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Most of the news about extraterrestrial search focuses on possibility for existence of water and temperatures like earth. Why do scientists feel this would lead them to extraterrestrial life?


After all, we are searching for something that doesn't exist on earth. Why do we assume it would have behavior like us? Maybe the matrix inside their cells is of acetone or something else. Water may not play the role in their lives as it does for us. Maybe they can sustain high temperatures, maybe they can live in extreme cold. Why should we look for earth-like planets, isn't there a baseless (of course it's not baseless, there must be some logic which I want to know) assumption that the aliens are human-like (or any species on earth)?

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    $\begingroup$ Water is made out of two of the three most common elements and is one of the very most common molecules in the universe. Water is a great solvent because it is a bipolar molecule. Methane is another very common molecule, but it is not bipolar, it is not a good solvent. Not very exciting for biology. On Earth, life is everywhere where there is liquid water. Given how very little is known about the origin of life, liquid water is a signal to look for. The alternative would be unknown processes in uncommon liquids, and I suppose it is hard to get research grants for looking for that. $\endgroup$ – LocalFluff Feb 23 '17 at 12:09
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    $\begingroup$ You have to distinguish between the science done and how reports are written about this science. Water and life is way easier to sell to people, than to say 'yeah, we found 7 planets around a star, all we know is their radii and maybe their masses'. But also there is the small field of Astrobiology dedicated to thinking about exactly the questions you addressed. $\endgroup$ – AtmosphericPrisonEscape Feb 23 '17 at 13:22
  • $\begingroup$ Recommend closing because this is a biology question, not astronomy. $\endgroup$ – Carl Witthoft Feb 23 '17 at 13:57
  • $\begingroup$ @CarlWitthoft Astrobiology is on topic here. $\endgroup$ – called2voyage Feb 23 '17 at 15:04
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    $\begingroup$ Same question, on space.se: space.stackexchange.com/q/13624 $\endgroup$ – Mark Feb 24 '17 at 0:33
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A lot of different "alternative biologies" have been considered, but if you analyze their required chemistry, this always falls apart at some point, some mechanisms necessary for life are simply impossible. Replace carbon with silicon, increase ambient temperature, and you're getting a lot of interesting reactions that could be conductive to life. But instead of CO2, which is a gas, you have SIO2 which is a crystal. You can't breathe crystal. It's awfully insoluble, so no simple hemoglobin counterpart. And so on. Won't work.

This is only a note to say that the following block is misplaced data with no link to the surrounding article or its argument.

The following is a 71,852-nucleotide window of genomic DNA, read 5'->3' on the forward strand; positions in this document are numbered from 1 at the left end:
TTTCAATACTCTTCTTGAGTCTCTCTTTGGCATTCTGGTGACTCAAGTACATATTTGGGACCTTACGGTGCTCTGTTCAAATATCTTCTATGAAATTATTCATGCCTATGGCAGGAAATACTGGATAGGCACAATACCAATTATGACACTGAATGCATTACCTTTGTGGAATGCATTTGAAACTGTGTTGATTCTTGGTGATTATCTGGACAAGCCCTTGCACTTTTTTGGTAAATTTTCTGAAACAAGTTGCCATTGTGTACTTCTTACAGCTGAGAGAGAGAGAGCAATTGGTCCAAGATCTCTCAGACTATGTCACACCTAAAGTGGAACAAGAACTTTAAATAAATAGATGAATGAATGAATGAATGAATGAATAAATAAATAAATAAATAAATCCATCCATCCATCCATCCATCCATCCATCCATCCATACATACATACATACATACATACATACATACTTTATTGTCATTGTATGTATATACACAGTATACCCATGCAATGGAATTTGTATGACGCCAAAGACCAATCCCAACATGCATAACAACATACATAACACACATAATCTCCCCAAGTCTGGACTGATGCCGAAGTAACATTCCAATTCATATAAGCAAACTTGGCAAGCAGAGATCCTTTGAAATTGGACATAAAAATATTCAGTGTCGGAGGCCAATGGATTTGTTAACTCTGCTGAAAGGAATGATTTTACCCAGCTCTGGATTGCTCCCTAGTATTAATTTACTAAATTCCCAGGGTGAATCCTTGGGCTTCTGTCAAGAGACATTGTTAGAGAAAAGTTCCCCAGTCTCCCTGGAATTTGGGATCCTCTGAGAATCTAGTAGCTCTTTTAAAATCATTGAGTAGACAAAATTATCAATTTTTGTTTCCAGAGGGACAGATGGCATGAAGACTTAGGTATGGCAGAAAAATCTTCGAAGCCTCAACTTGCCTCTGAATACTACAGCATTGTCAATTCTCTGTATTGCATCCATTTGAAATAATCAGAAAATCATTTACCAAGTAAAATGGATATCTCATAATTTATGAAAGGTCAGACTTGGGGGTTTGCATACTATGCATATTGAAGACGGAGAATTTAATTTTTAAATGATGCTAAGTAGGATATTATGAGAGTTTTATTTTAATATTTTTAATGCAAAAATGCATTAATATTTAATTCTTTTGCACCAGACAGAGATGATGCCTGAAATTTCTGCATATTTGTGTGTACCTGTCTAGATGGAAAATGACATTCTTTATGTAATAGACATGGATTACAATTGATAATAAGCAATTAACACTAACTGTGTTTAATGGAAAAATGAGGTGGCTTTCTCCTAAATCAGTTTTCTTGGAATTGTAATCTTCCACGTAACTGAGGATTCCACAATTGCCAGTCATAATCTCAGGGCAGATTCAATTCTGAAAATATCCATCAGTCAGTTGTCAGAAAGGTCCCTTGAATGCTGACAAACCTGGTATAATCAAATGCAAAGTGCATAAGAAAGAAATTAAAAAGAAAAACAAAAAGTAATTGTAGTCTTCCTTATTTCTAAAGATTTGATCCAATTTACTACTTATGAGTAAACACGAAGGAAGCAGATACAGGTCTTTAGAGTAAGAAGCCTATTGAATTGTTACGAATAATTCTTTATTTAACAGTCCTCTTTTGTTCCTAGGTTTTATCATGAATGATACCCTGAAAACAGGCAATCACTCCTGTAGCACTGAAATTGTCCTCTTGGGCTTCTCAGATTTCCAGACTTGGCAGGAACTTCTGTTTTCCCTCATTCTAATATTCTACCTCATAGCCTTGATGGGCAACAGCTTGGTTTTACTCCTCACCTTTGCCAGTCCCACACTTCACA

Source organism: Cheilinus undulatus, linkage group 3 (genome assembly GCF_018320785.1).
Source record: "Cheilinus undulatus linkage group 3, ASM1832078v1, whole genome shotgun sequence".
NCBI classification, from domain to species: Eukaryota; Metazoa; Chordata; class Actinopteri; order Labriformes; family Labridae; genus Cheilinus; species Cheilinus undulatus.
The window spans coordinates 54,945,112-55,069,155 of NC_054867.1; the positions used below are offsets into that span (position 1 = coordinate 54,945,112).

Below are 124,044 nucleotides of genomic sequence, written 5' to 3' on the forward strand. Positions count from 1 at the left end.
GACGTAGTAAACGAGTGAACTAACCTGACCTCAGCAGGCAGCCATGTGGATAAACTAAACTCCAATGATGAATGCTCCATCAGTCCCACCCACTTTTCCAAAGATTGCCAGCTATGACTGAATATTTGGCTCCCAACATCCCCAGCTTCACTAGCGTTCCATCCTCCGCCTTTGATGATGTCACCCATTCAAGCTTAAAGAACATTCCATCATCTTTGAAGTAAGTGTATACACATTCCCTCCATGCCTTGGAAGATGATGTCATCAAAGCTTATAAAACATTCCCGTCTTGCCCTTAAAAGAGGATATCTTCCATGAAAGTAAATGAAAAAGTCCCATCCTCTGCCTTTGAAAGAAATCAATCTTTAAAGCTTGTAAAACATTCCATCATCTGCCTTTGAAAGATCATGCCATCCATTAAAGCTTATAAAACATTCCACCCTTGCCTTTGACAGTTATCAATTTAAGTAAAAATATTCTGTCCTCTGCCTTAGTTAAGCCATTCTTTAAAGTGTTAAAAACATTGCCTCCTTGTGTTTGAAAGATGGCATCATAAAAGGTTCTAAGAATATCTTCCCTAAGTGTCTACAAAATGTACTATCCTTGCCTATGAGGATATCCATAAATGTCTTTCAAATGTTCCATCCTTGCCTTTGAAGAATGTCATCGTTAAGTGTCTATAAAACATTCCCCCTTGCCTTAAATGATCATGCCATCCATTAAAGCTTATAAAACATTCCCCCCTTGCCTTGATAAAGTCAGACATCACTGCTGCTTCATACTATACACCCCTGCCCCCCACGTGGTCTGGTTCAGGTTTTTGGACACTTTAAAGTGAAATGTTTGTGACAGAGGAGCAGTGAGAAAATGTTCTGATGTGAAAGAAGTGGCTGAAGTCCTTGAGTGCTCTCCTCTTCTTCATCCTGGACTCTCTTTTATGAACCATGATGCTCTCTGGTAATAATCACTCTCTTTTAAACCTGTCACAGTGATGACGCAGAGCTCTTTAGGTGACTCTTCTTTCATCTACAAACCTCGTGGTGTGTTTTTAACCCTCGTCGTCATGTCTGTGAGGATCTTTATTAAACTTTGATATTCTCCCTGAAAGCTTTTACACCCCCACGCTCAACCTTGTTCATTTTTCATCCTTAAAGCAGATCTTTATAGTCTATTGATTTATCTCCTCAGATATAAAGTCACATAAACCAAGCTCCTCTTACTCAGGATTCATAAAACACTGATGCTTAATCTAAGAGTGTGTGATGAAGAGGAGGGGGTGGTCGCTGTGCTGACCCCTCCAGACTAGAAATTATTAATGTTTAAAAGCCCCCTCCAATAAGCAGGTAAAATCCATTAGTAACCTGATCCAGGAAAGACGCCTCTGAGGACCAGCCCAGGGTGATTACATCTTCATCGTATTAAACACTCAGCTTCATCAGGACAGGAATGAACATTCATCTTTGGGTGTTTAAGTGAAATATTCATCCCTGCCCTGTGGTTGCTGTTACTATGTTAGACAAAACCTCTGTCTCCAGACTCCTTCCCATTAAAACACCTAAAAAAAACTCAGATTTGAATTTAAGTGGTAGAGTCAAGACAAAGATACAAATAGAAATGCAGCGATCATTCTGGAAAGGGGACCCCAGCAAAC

Water and carbon based biology is one most plausible. There are odd variants, like bacteria thriving on sulfite, manganese and copper oxide, but they still require water to live, and still use carbon as the fundamental building block.

While others might exist, chance for them to form is much lower than for one similar to ours. And since we haven't designed even one fully plausible alternate biology that doesn't involve water we don't even know what sort of detectable signatures it would produce. So we search for something we know might yield results; hint at possibility of life somewhat similar to ours - instead of a wild goose chase after the unknown.


Actually, there exist one "alternate biology" which is fully plausible even if its early origins would be Earth-like: Silicon based, artificial intelligence, robotic physiology, electrical power, proliferation through fully automated manufacturing processes. It's unlikely to produce any detectable chemical signature (at least distinguishable from half of the natural celestial bodies out there), but we are fairly sure its electromagnetic spectrum - radio waves signature - would be quite specific. Well, The SETI project is on it.

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    $\begingroup$ Of course, the latter case might be better described as "synthology". That is a rare term though; the more used one is "synthetic biology" which puts your terming on solid ground. $\endgroup$ – called2voyage Feb 23 '17 at 16:26
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To copy my answer from Space.SE:

Virtually all chemical reactions take place in a liquid or gaseous phase. Uncontained gasses aren't a likely candidate for life, so we're looking for solvents for life-related reactions to take place in.

A good solvent is (a) common, (b) dissolves a wide variety of substances, and (c) is liquid at a wide range of temperatures. Very few liquids meet even two of these criteria, much less all three. The likely solvents for life are water and ammonia, and maybe methane.

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